Violence Against Migrants: Uzbekistan and Kyrgyzstan Appeal to Russia

Regarding the mistreatment of labor migrants who were made to walk like ducks in Yekaterinburg, the ombudsman of Uzbekistan filed an appeal with the ombudsman of Russia. The number of them who were Uzbek citizens was not stated. A case was started “at the level of Russian federal authorities” by Kyrgyzstan’s Ministry of Foreign Affairs.

On January 17, workers at a construction site in Yekaterinburg, Russia, were forced to walk like ducks during a raid by representatives of the Federal Security Service, the Ministry of Internal Affairs, the Rosguard, and the Prosecutor’s Office. Approximately 150 people’s documents were examined during the raid. Which country or countries they are citizens of is unclear.

Ombudsman Feruza Eshmatova of Uzbekistan appealed to Ombudsman Tatyana Moskalkova of Russia about the unfair treatment of labor migrants in Yekaterinburg. The press office of the parliamentarian’s human rights representative released this information on January 22.

In the petition, it was asked that the rights of Uzbek nationals employed in Russia be upheld.

Online images and videos depict security personnel compelling migrant laborers to hide as they navigate a snow-covered construction site.

The number of migrants who were Uzbek citizens was not stated. There were reportedly also citizens from other nations, including Kyrgyzstan.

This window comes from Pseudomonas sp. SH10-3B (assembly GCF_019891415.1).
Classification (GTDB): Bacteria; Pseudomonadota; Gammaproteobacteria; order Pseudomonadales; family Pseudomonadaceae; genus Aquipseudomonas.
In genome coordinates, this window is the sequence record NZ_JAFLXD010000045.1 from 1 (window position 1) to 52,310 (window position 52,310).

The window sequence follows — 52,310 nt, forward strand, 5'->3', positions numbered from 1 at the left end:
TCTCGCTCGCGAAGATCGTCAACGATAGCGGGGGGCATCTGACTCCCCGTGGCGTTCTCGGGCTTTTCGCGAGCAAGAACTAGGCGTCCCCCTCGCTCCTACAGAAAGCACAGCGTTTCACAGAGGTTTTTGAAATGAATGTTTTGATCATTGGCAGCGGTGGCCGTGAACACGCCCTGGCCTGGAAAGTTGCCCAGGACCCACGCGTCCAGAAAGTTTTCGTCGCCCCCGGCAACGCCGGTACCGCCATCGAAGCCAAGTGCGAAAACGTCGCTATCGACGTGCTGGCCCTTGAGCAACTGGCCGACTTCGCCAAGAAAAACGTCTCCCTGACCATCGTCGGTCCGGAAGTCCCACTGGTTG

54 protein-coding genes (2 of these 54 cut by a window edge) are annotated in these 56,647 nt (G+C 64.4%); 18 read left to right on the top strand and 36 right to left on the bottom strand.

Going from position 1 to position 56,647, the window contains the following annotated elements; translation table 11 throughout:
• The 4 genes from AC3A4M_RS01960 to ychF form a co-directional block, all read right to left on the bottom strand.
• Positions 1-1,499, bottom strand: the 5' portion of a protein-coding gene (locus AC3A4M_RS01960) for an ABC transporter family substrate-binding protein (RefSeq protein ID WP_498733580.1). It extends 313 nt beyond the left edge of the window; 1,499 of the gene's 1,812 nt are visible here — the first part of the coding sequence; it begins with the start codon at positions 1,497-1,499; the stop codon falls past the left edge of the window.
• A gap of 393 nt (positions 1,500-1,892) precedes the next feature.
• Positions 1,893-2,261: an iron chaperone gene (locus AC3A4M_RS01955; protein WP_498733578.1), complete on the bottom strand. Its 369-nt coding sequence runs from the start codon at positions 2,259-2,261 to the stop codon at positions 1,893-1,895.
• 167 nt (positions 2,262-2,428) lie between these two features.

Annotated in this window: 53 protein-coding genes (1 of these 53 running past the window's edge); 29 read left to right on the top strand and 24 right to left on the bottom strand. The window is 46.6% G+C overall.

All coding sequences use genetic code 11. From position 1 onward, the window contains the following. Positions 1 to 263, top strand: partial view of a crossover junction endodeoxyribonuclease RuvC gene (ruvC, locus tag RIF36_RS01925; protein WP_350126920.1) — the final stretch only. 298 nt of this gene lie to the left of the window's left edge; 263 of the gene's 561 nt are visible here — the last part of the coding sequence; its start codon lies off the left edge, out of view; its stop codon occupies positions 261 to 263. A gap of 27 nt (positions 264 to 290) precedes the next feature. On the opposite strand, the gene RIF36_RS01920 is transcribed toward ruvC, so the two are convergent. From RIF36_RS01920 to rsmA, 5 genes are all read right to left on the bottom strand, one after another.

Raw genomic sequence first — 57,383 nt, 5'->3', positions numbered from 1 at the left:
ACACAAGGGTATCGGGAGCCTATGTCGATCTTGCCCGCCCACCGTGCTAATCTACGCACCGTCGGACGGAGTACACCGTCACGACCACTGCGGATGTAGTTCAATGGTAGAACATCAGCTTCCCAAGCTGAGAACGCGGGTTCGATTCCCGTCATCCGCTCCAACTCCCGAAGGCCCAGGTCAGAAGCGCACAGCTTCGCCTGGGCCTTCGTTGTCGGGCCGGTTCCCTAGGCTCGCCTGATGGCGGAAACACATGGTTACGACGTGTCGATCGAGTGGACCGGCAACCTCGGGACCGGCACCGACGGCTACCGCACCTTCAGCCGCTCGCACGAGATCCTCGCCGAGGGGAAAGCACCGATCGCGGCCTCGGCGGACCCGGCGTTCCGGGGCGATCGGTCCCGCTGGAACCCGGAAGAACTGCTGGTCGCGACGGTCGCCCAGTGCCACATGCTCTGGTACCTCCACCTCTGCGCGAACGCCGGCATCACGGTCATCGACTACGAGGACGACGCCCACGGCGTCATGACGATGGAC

According to the Kyrgyz Ministry of Foreign Affairs, the republic’s general consulate in Yekaterinburg paid a visit to the police, the center for temporary detention of foreign nationals, and construction sites on January 20.

“It was discovered that three construction sites in Yekaterinburg had 150 foreigners’ documents examined, among them were 40 Kyrgyz citizens. There are no known instances of Kyrgyzstani citizens breaking the immigration laws, according to the report.

According to the information provided by Ministry of Foreign Affairs of Kyrgyzstan, three of the migrants who were forced to walk like ducks were Kyrgyz.

According to the message from the neighboring country’s MFA, the Consulate General of Kyrgyzstan is taking action to “organize the verification of the legality of the use of methods that degrade the dignity of citizens engaged in labor by law enforcement officers”.

The statement from the Kyrgyz Ministry of Foreign Affairs states, “In light of this, the Ministry of Foreign Affairs of the Kyrgyz Republic is initiating a case at the level of the federal authorities of the Russian Federation in order to prevent such actions against citizens working from Kyrgyzstan”.


Times of Central Asia

Askar Alimzhanov graduated from the journalism department of the Kazakh State University named after S. Kirov, then worked as a correspondent for the daily republican newspaper Leninskaya Smen. He then moved to the United States to be a reporter for the daily newspaper "Cape Cod Times" in Hayanis, Massachusetts, (USA) under the journalist exchange program between the Union of Journalists of the USSR and the New England Society of News Editors. Since then, he has helped build transparency and understanding of Central Asia region in various executive level positions at esteemed media organizations including "Akbar"(Alma-Ata) international center for journalism, the Khabar News agency, the Television and Radio Corporation "Kazakhstan" JSC, and MIR- Kazakhstan.

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